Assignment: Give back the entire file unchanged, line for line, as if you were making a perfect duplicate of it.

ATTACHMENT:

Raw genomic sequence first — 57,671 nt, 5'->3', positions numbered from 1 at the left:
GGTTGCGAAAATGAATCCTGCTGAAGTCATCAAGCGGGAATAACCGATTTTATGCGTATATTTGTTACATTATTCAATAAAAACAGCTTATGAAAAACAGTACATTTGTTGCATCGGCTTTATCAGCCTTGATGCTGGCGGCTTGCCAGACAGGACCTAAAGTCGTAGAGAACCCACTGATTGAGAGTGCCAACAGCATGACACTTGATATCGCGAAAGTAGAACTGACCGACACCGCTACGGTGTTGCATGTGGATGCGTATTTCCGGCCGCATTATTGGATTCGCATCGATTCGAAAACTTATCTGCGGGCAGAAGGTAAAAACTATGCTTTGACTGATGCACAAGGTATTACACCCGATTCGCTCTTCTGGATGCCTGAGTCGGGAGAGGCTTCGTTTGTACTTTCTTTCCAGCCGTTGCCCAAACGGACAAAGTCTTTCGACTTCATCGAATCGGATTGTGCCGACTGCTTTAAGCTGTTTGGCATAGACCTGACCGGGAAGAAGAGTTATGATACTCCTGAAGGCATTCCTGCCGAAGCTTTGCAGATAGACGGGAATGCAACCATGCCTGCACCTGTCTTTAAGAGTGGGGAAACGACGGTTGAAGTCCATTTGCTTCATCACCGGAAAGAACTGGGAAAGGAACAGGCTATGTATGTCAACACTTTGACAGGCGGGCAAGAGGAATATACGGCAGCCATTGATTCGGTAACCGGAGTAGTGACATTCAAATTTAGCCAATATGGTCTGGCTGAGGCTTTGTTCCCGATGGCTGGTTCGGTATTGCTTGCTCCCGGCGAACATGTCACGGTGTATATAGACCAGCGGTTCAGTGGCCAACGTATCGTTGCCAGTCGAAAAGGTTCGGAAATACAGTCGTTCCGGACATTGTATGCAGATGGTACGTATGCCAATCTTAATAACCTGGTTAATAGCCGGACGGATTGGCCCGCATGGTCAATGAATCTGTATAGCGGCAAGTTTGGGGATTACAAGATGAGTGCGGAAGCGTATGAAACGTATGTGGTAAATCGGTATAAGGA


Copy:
Raw genomic sequence first — 57,671 nt, 5'->3', positions numbered from 1 at the left:
GGTTGCGAAAATGAATCCTGCTGAAGTCATCAAGCGGGAATAACCGATTTTATGCGTATATTTGTTACATTATTCAATAAAAACAGCTTATGAAAAACAGTACATTTGTTGCATCGGCTTTATCAGCCTTGATGCTGGCGGCTTGCCAGACAGGACCTAAAGTCGTAGAGAACCCACTGATTGAGAGTGCCAACAGCATGACACTTGATATCGCGAAAGTAGAACTGACCGACACCGCTACGGTGTTGCATGTGGATGCGTATTTCCGGCCGCATTATTGGATTCGCATCGATTCGAAAACTTATCTGCGGGCAGAAGGTAAAAACTATGCTTTGACTGATGCACAAGGTATTACACCCGATTCGCTCTTCTGGATGCCTGAGTCGGGAGAGGCTTCGTTTGTACTTTCTTTCCAGCCGTTGCCCAAACGGACAAAGTCTTTCGACTTCATCGAATCGGATTGTGCCGACTGCTTTAAGCTGTTTGGCATAGACCTGACCGGGAAGAAGAGTTATGATACTCCTGAAGGCATTCCTGCCGAAGCTTTGCAGATAGACGGGAATGCAACCATGCCTGCACCTGTCTTTAAGAGTGGGGAAACGACGGTTGAAGTCCATTTGCTTCATCACCGGAAAGAACTGGGAAAGGAACAGGCTATGTATGTCAACACTTTGACAGGCGGGCAAGAGGAATATACGGCAGCCATTGATTCGGTAACCGGAGTAGTGACATTCAAATTTAGCCAATATGGTCTGGCTGAGGCTTTGTTCCCGATGGCTGGTTCGGTATTGCTTGCTCCCGGCGAACATGTCACGGTGTATATAGACCAGCGGTTCAGTGGCCAACGTATCGTTGCCAGTCGAAAAGGTTCGGAAATACAGTCGTTCCGGACATTGTATGCAGATGGTACGTATGCCAATCTTAATAACCTGGTTAATAGCCGGACGGATTGGCCCGCATGGTCAATGAATCTGTATAGCGGCAAGTTTGGGGATTACAAGATGAGTGCGGAAGCGTATGAAACGTATGTGGTAAATCGGTATAAGGA